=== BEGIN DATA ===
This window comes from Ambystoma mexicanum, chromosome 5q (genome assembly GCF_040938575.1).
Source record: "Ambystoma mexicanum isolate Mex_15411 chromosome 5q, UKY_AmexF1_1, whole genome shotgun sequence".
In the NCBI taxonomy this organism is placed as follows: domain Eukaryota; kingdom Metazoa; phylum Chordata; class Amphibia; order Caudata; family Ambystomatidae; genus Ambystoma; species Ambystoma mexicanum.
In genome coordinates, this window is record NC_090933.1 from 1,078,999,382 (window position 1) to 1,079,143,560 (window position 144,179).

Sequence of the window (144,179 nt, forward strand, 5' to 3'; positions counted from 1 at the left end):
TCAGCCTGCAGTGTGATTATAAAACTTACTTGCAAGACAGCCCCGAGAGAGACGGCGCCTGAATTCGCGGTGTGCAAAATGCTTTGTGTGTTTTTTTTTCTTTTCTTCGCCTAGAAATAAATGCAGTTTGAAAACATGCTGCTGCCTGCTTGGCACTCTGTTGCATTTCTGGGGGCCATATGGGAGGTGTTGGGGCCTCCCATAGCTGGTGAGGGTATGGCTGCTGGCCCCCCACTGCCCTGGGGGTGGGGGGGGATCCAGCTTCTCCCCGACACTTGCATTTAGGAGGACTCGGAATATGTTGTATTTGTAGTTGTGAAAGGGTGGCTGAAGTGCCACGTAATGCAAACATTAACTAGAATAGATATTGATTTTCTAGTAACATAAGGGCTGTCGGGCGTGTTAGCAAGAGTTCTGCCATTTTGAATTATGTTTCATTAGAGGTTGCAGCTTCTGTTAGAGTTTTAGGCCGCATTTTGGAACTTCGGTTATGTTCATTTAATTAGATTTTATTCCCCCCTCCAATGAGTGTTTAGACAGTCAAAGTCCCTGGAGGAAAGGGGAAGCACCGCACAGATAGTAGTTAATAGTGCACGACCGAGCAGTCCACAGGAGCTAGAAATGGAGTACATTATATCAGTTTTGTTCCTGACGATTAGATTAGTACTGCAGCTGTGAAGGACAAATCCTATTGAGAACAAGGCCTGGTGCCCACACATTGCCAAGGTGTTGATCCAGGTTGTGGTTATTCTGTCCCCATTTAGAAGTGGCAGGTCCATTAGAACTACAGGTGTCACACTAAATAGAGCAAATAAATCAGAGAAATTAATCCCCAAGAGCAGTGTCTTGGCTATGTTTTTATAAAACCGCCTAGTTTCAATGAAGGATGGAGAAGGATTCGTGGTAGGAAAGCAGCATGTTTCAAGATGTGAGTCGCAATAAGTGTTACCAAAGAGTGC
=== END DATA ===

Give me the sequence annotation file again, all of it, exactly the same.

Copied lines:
This window comes from Ambystoma mexicanum, chromosome 5q (genome assembly GCF_040938575.1).
Source record: "Ambystoma mexicanum isolate Mex_15411 chromosome 5q, UKY_AmexF1_1, whole genome shotgun sequence".
In the NCBI taxonomy this organism is placed as follows: domain Eukaryota; kingdom Metazoa; phylum Chordata; class Amphibia; order Caudata; family Ambystomatidae; genus Ambystoma; species Ambystoma mexicanum.
In genome coordinates, this window is record NC_090933.1 from 1,078,999,382 (window position 1) to 1,079,143,560 (window position 144,179).

Sequence of the window (144,179 nt, forward strand, 5' to 3'; positions counted from 1 at the left end):
TCAGCCTGCAGTGTGATTATAAAACTTACTTGCAAGACAGCCCCGAGAGAGACGGCGCCTGAATTCGCGGTGTGCAAAATGCTTTGTGTGTTTTTTTTTCTTTTCTTCGCCTAGAAATAAATGCAGTTTGAAAACATGCTGCTGCCTGCTTGGCACTCTGTTGCATTTCTGGGGGCCATATGGGAGGTGTTGGGGCCTCCCATAGCTGGTGAGGGTATGGCTGCTGGCCCCCCACTGCCCTGGGGGTGGGGGGGGATCCAGCTTCTCCCCGACACTTGCATTTAGGAGGACTCGGAATATGTTGTATTTGTAGTTGTGAAAGGGTGGCTGAAGTGCCACGTAATGCAAACATTAACTAGAATAGATATTGATTTTCTAGTAACATAAGGGCTGTCGGGCGTGTTAGCAAGAGTTCTGCCATTTTGAATTATGTTTCATTAGAGGTTGCAGCTTCTGTTAGAGTTTTAGGCCGCATTTTGGAACTTCGGTTATGTTCATTTAATTAGATTTTATTCCCCCCTCCAATGAGTGTTTAGACAGTCAAAGTCCCTGGAGGAAAGGGGAAGCACCGCACAGATAGTAGTTAATAGTGCACGACCGAGCAGTCCACAGGAGCTAGAAATGGAGTACATTATATCAGTTTTGTTCCTGACGATTAGATTAGTACTGCAGCTGTGAAGGACAAATCCTATTGAGAACAAGGCCTGGTGCCCACACATTGCCAAGGTGTTGATCCAGGTTGTGGTTATTCTGTCCCCATTTAGAAGTGGCAGGTCCATTAGAACTACAGGTGTCACACTAAATAGAGCAAATAAATCAGAGAAATTAATCCCCAAGAGCAGTGTCTTGGCTATGTTTTTATAAAACCGCCTAGTTTCAATGAAGGATGGAGAAGGATTCGTGGTAGGAAAGCAGCATGTTTCAAGATGTGAGTCGCAATAAGTGTTACCAAAGAGTGC